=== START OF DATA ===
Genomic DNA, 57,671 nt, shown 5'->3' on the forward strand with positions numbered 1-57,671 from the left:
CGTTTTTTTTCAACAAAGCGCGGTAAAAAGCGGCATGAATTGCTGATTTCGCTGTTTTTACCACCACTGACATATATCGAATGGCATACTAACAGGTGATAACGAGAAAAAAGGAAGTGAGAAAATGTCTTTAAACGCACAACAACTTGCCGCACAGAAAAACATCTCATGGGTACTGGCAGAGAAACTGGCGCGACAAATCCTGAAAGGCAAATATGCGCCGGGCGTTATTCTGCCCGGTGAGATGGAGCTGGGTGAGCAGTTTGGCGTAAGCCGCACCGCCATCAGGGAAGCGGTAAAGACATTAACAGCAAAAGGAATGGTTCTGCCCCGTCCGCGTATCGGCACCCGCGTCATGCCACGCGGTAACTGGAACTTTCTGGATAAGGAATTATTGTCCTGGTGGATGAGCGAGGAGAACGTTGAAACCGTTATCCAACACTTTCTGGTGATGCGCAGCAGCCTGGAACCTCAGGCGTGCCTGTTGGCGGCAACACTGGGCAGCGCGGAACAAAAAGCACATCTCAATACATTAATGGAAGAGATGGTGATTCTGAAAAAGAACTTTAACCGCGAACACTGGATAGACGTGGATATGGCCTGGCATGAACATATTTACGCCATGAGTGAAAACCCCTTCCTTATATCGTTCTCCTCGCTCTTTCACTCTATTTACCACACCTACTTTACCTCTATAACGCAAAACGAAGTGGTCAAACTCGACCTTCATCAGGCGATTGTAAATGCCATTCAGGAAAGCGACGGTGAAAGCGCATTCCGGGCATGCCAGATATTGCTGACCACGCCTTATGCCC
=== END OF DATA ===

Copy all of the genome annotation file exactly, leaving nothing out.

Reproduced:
Genomic DNA, 57,671 nt, shown 5'->3' on the forward strand with positions numbered 1-57,671 from the left:
CGTTTTTTTTCAACAAAGCGCGGTAAAAAGCGGCATGAATTGCTGATTTCGCTGTTTTTACCACCACTGACATATATCGAATGGCATACTAACAGGTGATAACGAGAAAAAAGGAAGTGAGAAAATGTCTTTAAACGCACAACAACTTGCCGCACAGAAAAACATCTCATGGGTACTGGCAGAGAAACTGGCGCGACAAATCCTGAAAGGCAAATATGCGCCGGGCGTTATTCTGCCCGGTGAGATGGAGCTGGGTGAGCAGTTTGGCGTAAGCCGCACCGCCATCAGGGAAGCGGTAAAGACATTAACAGCAAAAGGAATGGTTCTGCCCCGTCCGCGTATCGGCACCCGCGTCATGCCACGCGGTAACTGGAACTTTCTGGATAAGGAATTATTGTCCTGGTGGATGAGCGAGGAGAACGTTGAAACCGTTATCCAACACTTTCTGGTGATGCGCAGCAGCCTGGAACCTCAGGCGTGCCTGTTGGCGGCAACACTGGGCAGCGCGGAACAAAAAGCACATCTCAATACATTAATGGAAGAGATGGTGATTCTGAAAAAGAACTTTAACCGCGAACACTGGATAGACGTGGATATGGCCTGGCATGAACATATTTACGCCATGAGTGAAAACCCCTTCCTTATATCGTTCTCCTCGCTCTTTCACTCTATTTACCACACCTACTTTACCTCTATAACGCAAAACGAAGTGGTCAAACTCGACCTTCATCAGGCGATTGTAAATGCCATTCAGGAAAGCGACGGTGAAAGCGCATTCCGGGCATGCCAGATATTGCTGACCACGCCTTATGCCC